Just ahead of the 2020 Super Bowl, McDonald’s debuted a simple, charming ad from Wieden and Kennedy New York featuring trays of its menu items representing the “favorite meals” of celebrities including Kanye West, Kim Kardashian West and Whoopi Goldberg, top athletes including Magic Johnson, Patrick Mahomes and Travis Kelce as well as fictional characters like its own Hamburglar and Dracula. Little did we know then that the spot was setting the stage for what promises to be an enduring platform. In September, McDonald’s formed a month-long partnership with hip hop star Travis Scott, putting his favorite meal on its actual menu board and featuring it in a dedicated spot. It consisted of a Quarter Pounder with cheese, bacon and lettuce, fries with barbecue sauce and a Sprite, and went on to become so popular that Golden Arches restaurants started to run out of ingredients. The Golden Arches followed with another pop star collaboration with J Balvin and then brought back more “famous trays” in a holiday push.
At the end of election night, there was no clear winner but, on the brand front, Calm won the day. The meditation app was hailed as "genius" by Reddit founder Alexis Ohanian after it saw an opportunity to stand out by sponsoring CNN's "Key Race Alerts" throughout the night, as well as running a 30-second spot of rain falling on leaves to soothe viewers' fraught nerves. It also shared breathing and relaxation exercises on social media.
In an era of hyper-partisanship, criticism of the Trump administration from anyone on the left often falls on deaf ears. So, this election cycle, the most cutting critiques of the president and his policies came from a group of establishment conservatives who formed the political action committee we now know as The Lincoln Project. Using the same strategies and go-for-the-eyes messaging that had served their party well lambasting Democrats in years past, the group proved to be one of the year's most nimble and impactful marketing machines, targeting President Trump in a series of funny, incisive and biting spots throughout the campaign. The highlight, arguably, was this riff on Ronald Reagan’s classic “Morning in America,” a macabre dirge for the hundreds of thousands of Americans killed by the pandemic under Trump’s watch.
4. Burger King: Moldy Whopper
Agency: INGO, David Miami, Publicis
If you can even remember back to February, when we weren’t overwhelmed by COVID, social injustice or the election, Burger King’s fetid, rotting burger made everyone green with envy (and nausea). The brand wanted to get the word out about its commitment to nix artificial preservatives from all its foods—so it let its star sandwich sit out for a very long time, until it grew hairy with mold, and filmed the whole thing. In the world of fast-food advertising—even in BK advertising—it was a refreshingly disgusting move that proved its point. The campaign went on to score this year’s top awards, including a Black Pencil at D&AD and Best of Show at the One Show.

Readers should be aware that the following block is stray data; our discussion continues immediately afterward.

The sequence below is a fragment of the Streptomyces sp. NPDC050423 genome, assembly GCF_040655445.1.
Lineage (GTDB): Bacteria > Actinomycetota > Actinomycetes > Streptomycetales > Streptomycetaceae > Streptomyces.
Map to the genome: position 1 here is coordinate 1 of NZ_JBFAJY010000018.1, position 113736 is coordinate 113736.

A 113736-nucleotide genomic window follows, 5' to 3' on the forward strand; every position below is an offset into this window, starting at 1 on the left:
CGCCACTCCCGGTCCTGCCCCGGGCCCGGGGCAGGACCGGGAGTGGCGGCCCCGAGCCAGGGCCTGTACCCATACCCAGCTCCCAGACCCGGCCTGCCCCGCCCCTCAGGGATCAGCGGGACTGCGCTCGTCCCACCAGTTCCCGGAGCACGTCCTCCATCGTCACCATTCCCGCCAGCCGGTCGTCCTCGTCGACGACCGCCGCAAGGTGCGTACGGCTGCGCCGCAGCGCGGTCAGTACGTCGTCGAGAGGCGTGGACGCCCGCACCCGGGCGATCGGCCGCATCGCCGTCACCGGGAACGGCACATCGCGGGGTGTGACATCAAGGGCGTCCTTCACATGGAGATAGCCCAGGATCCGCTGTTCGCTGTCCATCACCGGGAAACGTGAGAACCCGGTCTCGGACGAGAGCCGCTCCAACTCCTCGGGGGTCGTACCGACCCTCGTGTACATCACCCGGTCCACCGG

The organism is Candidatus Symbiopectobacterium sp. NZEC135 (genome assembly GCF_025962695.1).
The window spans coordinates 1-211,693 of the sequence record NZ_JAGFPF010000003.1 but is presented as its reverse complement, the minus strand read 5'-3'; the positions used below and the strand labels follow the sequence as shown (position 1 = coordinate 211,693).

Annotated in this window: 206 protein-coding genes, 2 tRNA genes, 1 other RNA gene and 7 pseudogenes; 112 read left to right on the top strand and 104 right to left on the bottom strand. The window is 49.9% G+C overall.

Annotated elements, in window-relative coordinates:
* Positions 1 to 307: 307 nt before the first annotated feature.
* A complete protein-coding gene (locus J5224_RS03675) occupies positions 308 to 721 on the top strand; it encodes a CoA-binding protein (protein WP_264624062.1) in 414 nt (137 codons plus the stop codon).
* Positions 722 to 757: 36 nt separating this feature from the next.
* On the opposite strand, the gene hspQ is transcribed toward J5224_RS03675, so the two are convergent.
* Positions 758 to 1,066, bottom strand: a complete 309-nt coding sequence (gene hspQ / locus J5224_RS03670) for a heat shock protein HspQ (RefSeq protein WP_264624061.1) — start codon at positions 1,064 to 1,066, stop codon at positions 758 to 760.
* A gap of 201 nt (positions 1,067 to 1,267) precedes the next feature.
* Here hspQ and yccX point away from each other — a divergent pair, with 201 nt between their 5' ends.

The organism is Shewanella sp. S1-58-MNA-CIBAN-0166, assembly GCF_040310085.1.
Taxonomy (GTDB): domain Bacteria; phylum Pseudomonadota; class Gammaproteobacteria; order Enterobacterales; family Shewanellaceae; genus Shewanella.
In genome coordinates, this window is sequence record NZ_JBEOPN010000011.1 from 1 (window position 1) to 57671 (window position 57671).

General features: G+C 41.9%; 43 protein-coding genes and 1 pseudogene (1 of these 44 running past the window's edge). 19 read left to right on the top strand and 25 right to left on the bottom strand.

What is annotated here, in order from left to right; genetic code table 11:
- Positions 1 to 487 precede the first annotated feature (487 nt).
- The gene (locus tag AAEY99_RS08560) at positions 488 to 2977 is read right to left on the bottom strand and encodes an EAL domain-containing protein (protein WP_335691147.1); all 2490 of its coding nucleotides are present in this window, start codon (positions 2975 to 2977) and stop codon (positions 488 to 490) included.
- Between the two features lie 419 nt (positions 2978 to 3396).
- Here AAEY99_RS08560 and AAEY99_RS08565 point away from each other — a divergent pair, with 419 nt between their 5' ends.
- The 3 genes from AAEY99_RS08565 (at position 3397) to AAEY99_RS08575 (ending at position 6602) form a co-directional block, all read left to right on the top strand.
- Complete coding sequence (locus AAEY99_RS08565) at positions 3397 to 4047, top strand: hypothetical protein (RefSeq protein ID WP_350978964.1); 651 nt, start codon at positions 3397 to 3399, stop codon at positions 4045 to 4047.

3.Beats: But do you love me
Plenty of brands weighed in on the Black Lives Matter movement this year, but Beats by Dre cut to the heart of the matter with a searing spot from Translation that asked the real question of people who love (and appropriate) Black culture: “Do You love Black people?” The spot pulled together an all-star lineup of production talents: Prettybird’s Melina Matsoukas directed, Solange Knowles created the score and Lena Waithe wrote the spot's poem, while Tobe Nwigwe performed it.
2. Nike: You Can't Stop Us
Agency: Wieden and Kennedy Portland
Nike was, as usual, a standout creative force in 2020, with spots ranging from its ad aimed at inspiring Middle Eastern female athletes to its powerful homage to Kobe Bryant narrated by Kendrick Lamar. But the most impressive of all was this film underscoring the common thread between athletes around world during the challenges of this year. The agency and production team expertly spliced together otherwise unrelated found scenes of different athletes to make it appear as if they were moving as one. It was directed by Oscar Hudson of Pulse Films, one of the hottest directors of 2020, as exemplified by his selection to direct this year's John Lewis Christmas ad.
1. New York Times: Life Needs Truth
Agency: Droga5, New York
In 2017, the New York Times debuted its first brand campaign in a decade at the Oscars with a simple, typography-driven ad illustrating how the “truth is hard.” Since then, the idea of “truth” has become an enduring anchor for the brand’s message, leading to gripping campaigns including the “Truth Is Worth It,” which unraveled the hard work behind journalists’ big headlines. Celebrated for both its impactful, enduring message about why its reporting is worth paying for, as well as its exquisite craft, it earned both Film and Film Craft Grand Prix at the Cannes Lions International Festival of Creativity. Arguably, it was a tough one to top, but The Times and Droga5 managed to do so with the spot we crown our No. 1 idea of the year. It conveys the highs, the lows, the struggles, the heartbreak and even the mundane events of the past year in a single “visual poem”—woven together through the lens of The Times' headlines and with a seductive track from jazz drummer Makaya McCraven. More so than any campaign, the ad elegantly captures the 2020 roller coaster with the gravity it deserved but also the levity we needed—just as The Times did with its reporting.